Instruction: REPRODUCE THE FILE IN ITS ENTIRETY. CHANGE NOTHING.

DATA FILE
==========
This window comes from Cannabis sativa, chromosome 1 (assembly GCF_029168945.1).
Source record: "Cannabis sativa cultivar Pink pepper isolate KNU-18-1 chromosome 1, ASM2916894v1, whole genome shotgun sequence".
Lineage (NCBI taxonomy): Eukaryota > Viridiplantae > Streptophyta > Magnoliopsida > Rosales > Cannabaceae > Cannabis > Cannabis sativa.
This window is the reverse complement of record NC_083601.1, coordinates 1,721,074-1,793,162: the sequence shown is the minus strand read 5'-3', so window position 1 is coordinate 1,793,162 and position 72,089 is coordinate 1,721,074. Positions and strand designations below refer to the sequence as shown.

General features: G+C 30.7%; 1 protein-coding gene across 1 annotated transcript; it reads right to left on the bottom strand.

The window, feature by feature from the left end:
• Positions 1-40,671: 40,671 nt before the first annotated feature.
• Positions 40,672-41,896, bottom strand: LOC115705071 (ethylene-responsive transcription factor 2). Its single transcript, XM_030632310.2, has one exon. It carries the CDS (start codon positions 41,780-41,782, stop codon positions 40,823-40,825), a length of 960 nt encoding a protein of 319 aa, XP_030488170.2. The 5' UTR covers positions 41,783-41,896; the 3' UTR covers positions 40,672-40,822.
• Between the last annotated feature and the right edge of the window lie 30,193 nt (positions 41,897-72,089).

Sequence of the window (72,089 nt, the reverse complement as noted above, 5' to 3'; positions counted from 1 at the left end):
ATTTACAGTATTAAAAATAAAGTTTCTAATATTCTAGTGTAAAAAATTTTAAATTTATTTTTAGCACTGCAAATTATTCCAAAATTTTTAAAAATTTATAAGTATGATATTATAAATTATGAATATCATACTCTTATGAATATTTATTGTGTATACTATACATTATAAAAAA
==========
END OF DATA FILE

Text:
This window comes from Cannabis sativa, chromosome 1 (assembly GCF_029168945.1).
Source record: "Cannabis sativa cultivar Pink pepper isolate KNU-18-1 chromosome 1, ASM2916894v1, whole genome shotgun sequence".
Lineage (NCBI taxonomy): Eukaryota > Viridiplantae > Streptophyta > Magnoliopsida > Rosales > Cannabaceae > Cannabis > Cannabis sativa.
This window is the reverse complement of record NC_083601.1, coordinates 1,721,074-1,793,162: the sequence shown is the minus strand read 5'-3', so window position 1 is coordinate 1,793,162 and position 72,089 is coordinate 1,721,074. Positions and strand designations below refer to the sequence as shown.

General features: G+C 30.7%; 1 protein-coding gene across 1 annotated transcript; it reads right to left on the bottom strand.

The window, feature by feature from the left end:
• Positions 1-40,671: 40,671 nt before the first annotated feature.
• Positions 40,672-41,896, bottom strand: LOC115705071 (ethylene-responsive transcription factor 2). Its single transcript, XM_030632310.2, has one exon. It carries the CDS (start codon positions 41,780-41,782, stop codon positions 40,823-40,825), a length of 960 nt encoding a protein of 319 aa, XP_030488170.2. The 5' UTR covers positions 41,783-41,896; the 3' UTR covers positions 40,672-40,822.
• Between the last annotated feature and the right edge of the window lie 30,193 nt (positions 41,897-72,089).

Sequence of the window (72,089 nt, the reverse complement as noted above, 5' to 3'; positions counted from 1 at the left end):
ATTTACAGTATTAAAAATAAAGTTTCTAATATTCTAGTGTAAAAAATTTTAAATTTATTTTTAGCACTGCAAATTATTCCAAAATTTTTAAAAATTTATAAGTATGATATTATAAATTATGAATATCATACTCTTATGAATATTTATTGTGTATACTATACATTATAAAAAA